In a pivotal decision, the National Labor Relations Board in Thryv, Inc. and International Brotherhood of Electrical Workers, Local 1269 Cases 20-CA-250250 and 20-CA-251105, appears to have expanded the potential exposure for employers in actions brought claiming violations of the National Labor Relations Act (NLRA). Signaling a shift from prior agency interpretation, the National Labor Relations Board (NLRB) has now said that the NLRA's "make whole remedy" requires employers in violation of the law to compensate affected employees for all "direct or foreseeable pecuniary harms" suffered as a result of the respondent's unfair labor practices.

Background of National Labor Relations Act Section 10(c)

The NLRB derives its authority from section 10 (c) of the NLRA. This section provides broad discretionary authority to the NLRB to provide remedies in situations where an employee has been affected by an unfair labor practice by an employer. The main aim is to restore the employee to the status they would have enjoyed, but for the unfair labor practice. The Board seeks to use section 10(c) to procure a "restorative effect" for employees subjected to unfair labor practices.

Implications of the Thryv Decision for Employers

In this decision, the NLRB specifically clarified that it is now "standardizing" its "make whole" remedy to include "all direct or foreseeable pecuniary harms" that may be present in any unfair labor practice case. While the particular facts of the case are not necessarily important to this analysis, it is the NLRB's interpretation of its own authority under the NLRA section 10 (c) that has serious implications for employers navigating labor law challenges moving forward. According to this decision, this section confers broad authority to the NLRB to provide remedy in a situation where an employee has been negatively affected by an unfair labor practice, with the main aim to restore the employee to the status they would have enjoyed, but for the unfair labor practice. To put it another way, the NLRB took the time here to explain how and why it was revisiting and clarifying its existing practice of ordering relief that ensures affected employees are made whole for the consequences of an employer's unlawful conduct. It implied that the process for granting relief in past cases may not have been sufficient to truly make some employees whole.

In the past, an employee harmed by an unfair labor practice in violation of the provisions of the NLRA was provided with a more limited basis of relief that would try to make them "whole." This relief typically took the form of back wages, but not, for instance, compensatory damages associated with job loss.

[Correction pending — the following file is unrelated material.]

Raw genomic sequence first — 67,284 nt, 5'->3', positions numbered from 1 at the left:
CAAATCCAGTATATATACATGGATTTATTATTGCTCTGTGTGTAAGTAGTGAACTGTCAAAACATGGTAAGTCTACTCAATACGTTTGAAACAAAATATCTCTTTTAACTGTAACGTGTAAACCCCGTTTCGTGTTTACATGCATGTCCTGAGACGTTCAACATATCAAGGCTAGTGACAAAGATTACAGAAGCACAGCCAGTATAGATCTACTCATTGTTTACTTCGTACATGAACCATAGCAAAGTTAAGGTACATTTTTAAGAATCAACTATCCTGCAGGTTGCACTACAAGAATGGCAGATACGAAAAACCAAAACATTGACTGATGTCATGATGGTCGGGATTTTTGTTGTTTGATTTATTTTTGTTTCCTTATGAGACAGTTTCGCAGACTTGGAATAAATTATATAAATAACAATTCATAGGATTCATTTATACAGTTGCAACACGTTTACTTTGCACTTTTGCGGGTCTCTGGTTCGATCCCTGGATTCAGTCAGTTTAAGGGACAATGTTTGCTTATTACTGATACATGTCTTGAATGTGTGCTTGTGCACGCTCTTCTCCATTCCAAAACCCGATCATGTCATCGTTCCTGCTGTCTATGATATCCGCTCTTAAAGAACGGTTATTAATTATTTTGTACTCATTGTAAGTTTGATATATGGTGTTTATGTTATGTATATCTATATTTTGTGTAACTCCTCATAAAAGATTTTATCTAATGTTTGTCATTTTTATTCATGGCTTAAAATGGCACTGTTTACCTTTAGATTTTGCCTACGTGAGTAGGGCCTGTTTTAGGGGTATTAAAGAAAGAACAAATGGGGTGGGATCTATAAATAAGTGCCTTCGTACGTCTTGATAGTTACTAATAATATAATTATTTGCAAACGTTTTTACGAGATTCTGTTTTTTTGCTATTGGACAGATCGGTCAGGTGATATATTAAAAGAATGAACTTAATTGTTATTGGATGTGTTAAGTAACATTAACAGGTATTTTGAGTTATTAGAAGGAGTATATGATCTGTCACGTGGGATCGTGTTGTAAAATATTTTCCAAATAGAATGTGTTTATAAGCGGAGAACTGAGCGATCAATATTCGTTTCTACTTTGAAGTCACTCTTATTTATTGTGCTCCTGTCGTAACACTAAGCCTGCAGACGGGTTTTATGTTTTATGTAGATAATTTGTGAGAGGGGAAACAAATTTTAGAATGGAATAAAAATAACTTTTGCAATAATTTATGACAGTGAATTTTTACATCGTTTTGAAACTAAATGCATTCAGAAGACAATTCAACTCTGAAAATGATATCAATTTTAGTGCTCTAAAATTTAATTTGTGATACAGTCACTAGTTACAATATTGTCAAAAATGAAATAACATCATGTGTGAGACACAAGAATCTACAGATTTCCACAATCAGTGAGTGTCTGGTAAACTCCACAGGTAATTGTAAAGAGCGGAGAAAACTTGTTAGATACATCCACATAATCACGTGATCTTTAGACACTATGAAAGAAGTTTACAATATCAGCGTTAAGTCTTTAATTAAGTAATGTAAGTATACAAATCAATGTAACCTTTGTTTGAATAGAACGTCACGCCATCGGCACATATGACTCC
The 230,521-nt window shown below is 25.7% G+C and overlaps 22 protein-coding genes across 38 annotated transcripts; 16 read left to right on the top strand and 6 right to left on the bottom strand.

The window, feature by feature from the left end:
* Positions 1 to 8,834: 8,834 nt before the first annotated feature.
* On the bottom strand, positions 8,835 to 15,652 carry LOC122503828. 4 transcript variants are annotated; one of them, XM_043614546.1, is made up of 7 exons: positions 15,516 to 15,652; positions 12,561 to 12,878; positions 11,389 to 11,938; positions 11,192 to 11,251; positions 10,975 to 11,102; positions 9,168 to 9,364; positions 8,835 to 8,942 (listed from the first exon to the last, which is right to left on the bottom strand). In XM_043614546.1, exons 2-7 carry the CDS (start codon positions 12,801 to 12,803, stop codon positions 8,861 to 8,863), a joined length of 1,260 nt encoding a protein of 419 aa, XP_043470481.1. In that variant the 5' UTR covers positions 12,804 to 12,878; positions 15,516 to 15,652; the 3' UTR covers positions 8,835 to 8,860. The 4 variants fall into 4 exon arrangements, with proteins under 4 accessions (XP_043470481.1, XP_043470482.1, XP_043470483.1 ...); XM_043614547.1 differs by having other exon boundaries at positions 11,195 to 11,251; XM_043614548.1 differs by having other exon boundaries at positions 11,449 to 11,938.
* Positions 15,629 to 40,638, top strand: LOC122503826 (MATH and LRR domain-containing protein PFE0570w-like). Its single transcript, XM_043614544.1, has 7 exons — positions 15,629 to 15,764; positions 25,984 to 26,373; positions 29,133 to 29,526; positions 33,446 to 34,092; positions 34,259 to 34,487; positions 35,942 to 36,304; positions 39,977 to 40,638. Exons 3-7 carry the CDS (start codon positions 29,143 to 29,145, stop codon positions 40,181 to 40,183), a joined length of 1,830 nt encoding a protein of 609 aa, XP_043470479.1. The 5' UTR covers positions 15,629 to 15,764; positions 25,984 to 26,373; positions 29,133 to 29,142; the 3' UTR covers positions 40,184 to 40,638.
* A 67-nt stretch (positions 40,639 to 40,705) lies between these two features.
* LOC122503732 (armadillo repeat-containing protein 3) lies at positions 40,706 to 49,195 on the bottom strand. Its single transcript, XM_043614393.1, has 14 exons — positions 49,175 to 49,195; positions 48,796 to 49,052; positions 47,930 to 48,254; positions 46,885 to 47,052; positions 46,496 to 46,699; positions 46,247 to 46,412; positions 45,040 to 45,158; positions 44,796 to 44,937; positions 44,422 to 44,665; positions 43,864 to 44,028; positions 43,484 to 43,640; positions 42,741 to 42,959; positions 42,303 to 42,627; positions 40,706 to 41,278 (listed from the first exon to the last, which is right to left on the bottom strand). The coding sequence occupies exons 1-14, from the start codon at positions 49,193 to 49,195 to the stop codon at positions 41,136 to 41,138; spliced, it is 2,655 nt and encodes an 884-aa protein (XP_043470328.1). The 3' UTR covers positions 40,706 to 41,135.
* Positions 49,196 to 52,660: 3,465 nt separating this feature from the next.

However, in Thryv, the Board expressed a preference for expanding – and standardizing – the remedies in cases where "made whole relief" was awarded. It read its grant of authority under Section 10(c) to include the ability to award relief for all "direct and foreseeable pecuniary harm" that may result from the unfair labor practice. The Board specified that these "foreseeable and pecuniary" harms could include the costs associated with searching for another job, credit card debt incurred while unemployed, out-of-pocket medical expenses due to loss of medical insurance, and "any other additional costs to make ends meet while unemployed."

Although the opinion does not lay out an exhaustive list of these "direct and foreseeable pecuniary harms" may look like, it does suggest that future cases involving alleged NLRA violations may (1) expand the scope of potential relief that may be awarded to complaining employees; and (2) potentially increase the time, cost, and expense associated with determining what these additional "direct and foreseeable pecuniary" harms may be.

Important Takeaways

  • NLRB expressed a preference of interpreting its own authority to award greater relief to complaining employees under the NLRA. This may create greater exposure for employers in cases involving NLRA violations; and
  • The particulars of what will constitute a "direct and foreseeable pecuniary harm" is not yet known setting-up a potential for great uncertainty; and
  • Employers should be aware that the amount and type of damages assessed in favor of employees may increase in the future.

The attorneys at WSHB stand ready to assist employers as they navigate the implications of this decision moving forward. Please do not hesitate to reach out to a member of our team with any questions or concerns.

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